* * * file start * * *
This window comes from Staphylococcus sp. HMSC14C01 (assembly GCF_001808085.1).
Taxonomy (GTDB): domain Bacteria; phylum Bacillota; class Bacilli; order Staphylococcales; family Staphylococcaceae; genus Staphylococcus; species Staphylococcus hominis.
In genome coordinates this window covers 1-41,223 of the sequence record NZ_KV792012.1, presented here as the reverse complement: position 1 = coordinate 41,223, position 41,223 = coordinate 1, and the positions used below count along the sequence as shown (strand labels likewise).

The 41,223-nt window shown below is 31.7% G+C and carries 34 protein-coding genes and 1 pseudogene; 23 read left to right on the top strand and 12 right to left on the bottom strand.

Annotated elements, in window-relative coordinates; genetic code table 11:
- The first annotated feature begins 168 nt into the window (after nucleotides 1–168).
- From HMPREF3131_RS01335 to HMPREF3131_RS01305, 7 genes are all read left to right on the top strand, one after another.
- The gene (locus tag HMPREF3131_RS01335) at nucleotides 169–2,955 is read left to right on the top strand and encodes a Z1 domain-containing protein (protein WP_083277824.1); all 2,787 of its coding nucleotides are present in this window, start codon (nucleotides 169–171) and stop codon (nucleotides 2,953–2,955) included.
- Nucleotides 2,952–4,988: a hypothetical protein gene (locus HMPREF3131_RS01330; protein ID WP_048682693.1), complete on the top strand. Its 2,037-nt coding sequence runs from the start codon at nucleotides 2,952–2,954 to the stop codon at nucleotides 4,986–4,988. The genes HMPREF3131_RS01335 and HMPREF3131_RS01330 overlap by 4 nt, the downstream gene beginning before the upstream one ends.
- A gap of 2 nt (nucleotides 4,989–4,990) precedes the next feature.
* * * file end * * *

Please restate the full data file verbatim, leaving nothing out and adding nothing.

This window comes from Staphylococcus sp. HMSC14C01 (assembly GCF_001808085.1).
Taxonomy (GTDB): domain Bacteria; phylum Bacillota; class Bacilli; order Staphylococcales; family Staphylococcaceae; genus Staphylococcus; species Staphylococcus hominis.
In genome coordinates this window covers 1-41,223 of the sequence record NZ_KV792012.1, presented here as the reverse complement: position 1 = coordinate 41,223, position 41,223 = coordinate 1, and the positions used below count along the sequence as shown (strand labels likewise).

The 41,223-nt window shown below is 31.7% G+C and carries 34 protein-coding genes and 1 pseudogene; 23 read left to right on the top strand and 12 right to left on the bottom strand.

Annotated elements, in window-relative coordinates; genetic code table 11:
- The first annotated feature begins 168 nt into the window (after nucleotides 1–168).
- From HMPREF3131_RS01335 to HMPREF3131_RS01305, 7 genes are all read left to right on the top strand, one after another.
- The gene (locus tag HMPREF3131_RS01335) at nucleotides 169–2,955 is read left to right on the top strand and encodes a Z1 domain-containing protein (protein WP_083277824.1); all 2,787 of its coding nucleotides are present in this window, start codon (nucleotides 169–171) and stop codon (nucleotides 2,953–2,955) included.
- Nucleotides 2,952–4,988: a hypothetical protein gene (locus HMPREF3131_RS01330; protein ID WP_048682693.1), complete on the top strand. Its 2,037-nt coding sequence runs from the start codon at nucleotides 2,952–2,954 to the stop codon at nucleotides 4,986–4,988. The genes HMPREF3131_RS01335 and HMPREF3131_RS01330 overlap by 4 nt, the downstream gene beginning before the upstream one ends.
- A gap of 2 nt (nucleotides 4,989–4,990) precedes the next feature.